Why I think Tesla is a good investment

November 26, 2016 | Filed under: investing

I’ve owned a Tesla model S for almost a year now. here is a fab picture of mine taken shortly after I got it:

tesla

It has a few minor scratches. At one point it went back to have the charging flap replaced, but I suspect this was actually only a problem caused by a spot of glue melting in heat on one side of the car. It also needed a door handle replacement recently. Other than this, its been fine. I wont bore you with my personal opinion of the car (its fucking amazing), I want to talk about the company.

Tesla hasn’t made a profit yet. they have paid zero dividends. They have a market cap of $32 billion , revenue of $4billion and a loss of $700 million. Why would anybody invest in such a company?

Tesla is the first major new car company to establish itself in a long time. In fact many people thought it could not happen. That they are still here…is impressive. that they did this as a completely new type of car company (electric) is even more insane. That they are also world leaders in self-driving technology at the same time…is getting ridiculous. That their first mainstream product (the model S) has won numerous ‘car of the year’ and customer satisfaction awards, and is rated the safest car you can drive…is getting beyond parody.

So the product is VERY good, and they have massively beaten the odds. That alone is room to be optimistic, but there is much, much more.

The companies next product (the Model 3) collected so many pre-orders that it was the biggest consumer pre-order event ever. Not this year, or not in cars…its the biggest pre order in history. This is a company with a huge (free) media presence and fan-base. Its marketing costs are practically zero. Ever seen a Tesla ad? me neither. They don’t need them. Think about all that money EVERY other car company spends on ads, and that Tesla don’t need to spend a penny. Even apple advertises.

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So they have a good product and a big marketing advantage. What else?

Tesla has pioneered the selling direct-to-customers business model in the US and in Europe. They have even had to fight court cases for permission to do this. The competition is *so bad* that they try to take out court injunctions to stop people buying from tesla. Thats when you know you have the best product. By cutting out the dealership, tesla ensures potential customers get accurate advice, a decent demonstration and test drive, and the company controls everything from production of the car to sales and servicing. Oh… and also the fuel.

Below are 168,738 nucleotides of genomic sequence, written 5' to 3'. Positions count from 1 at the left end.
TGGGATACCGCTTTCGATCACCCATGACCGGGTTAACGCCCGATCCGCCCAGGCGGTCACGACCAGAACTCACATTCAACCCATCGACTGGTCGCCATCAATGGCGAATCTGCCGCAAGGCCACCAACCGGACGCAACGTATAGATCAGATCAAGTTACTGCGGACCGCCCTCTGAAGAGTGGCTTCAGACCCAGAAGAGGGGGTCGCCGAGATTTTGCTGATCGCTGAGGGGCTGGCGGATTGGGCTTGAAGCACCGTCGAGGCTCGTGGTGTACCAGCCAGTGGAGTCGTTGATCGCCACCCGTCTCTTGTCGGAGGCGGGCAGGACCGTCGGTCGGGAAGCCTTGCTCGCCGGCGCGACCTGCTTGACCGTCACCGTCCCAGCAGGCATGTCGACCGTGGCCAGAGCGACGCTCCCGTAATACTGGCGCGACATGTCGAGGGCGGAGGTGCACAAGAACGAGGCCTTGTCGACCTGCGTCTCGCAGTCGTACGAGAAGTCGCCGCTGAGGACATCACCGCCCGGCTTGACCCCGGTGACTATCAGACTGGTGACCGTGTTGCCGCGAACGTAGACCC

Ford sell you a car, but not direct, thats through a third party dealership. You are then on your own. You don’t stop at Ford petrol stations to fill up with Ford petrol that was pumped out of the ground with Ford oil rigs. Tesla are on their way to doing this with the supercharger network and their acquisition of solar city.  Tesla aren’t just selling you a car, but potentially a new Tesla roof that powers your new Tesla car and which tops up your Tesla powerpack in-between trips where you stop at the Tesla supercharger to fill up with energy generated by Tesla solar panels. At some point they will likely buy up an industrial robot company like KUKA, and have even more vertical integration.

This isn’t a car company, its an end-to-end energy and transportation company. The market cap potential of tesla isn’t General Motors, its general motors + uber + exxon mobil.

The *risk* in all this, is that competition with deeper pockets comes along and beats Tesla at its own game. In theory, this is a big risk. In practice…its kinda laughable. Apple, the famously deep-pocketed tech superstar have been quietly and smugly talking about their driverless apple car business for years. Still no car, not even a concept car, not even a sketch. It’s not going to happen. Apple takes years to make a phone with a new button, they aren’t about to make cars.

Every week a new ‘concept car’ or ‘preview model’ of a 2018 or 2019 car gets announced by Jaguar or Mercedes or BMW. Every time, without exception, the cars tech specs are laughably behind the model s and the model 3. The model S exists RIGHT NOW. For a company entirely new to electric cars to beat Tesla, they need a BETTER car than the S, a supercharger network already in place, fantastic brand-awareness and cutting-edge in-car tech. Nobody is close to this. Nobody is even within binocular range of this. The Tesla P100DL is faster (0-60) than a Bugatti Veyron costing $2.25Million. (The tesla is $135k). Thats not a slightly better car, its like a different fucking species.

I haven’t even mentioned the fact that electric cars are actually MORE convenient than petrol (My car starts each day fully charged), costs 4p/mile in fuel, and that Tesla are building the worlds biggest factory to literally double the global supply of lithium ion batteries to get costs down. This is not a normal company. Apple think removing a headphone jack is ‘visionary’. Tesla management must collapse in hysterics when they read statements like that.

Yup, I have Tesla stock. I have a fucking Tesla T-shirt, I’m a believer. I also read about them a lot. I simply cannot see how anyone will stop this company. Lets check in a year from now and see if I feel the same way :D.

 

 

Occasionally I see some interesting posts on reddit or gamasutra or some other dev site where programmers are asking about stuff to do with game development, and I find myself thinking ‘these aren’t the things you really ned to know’, but because its such a DIFFICULT thing to articulate, I never even try. I’m going to try now…and it will be messy.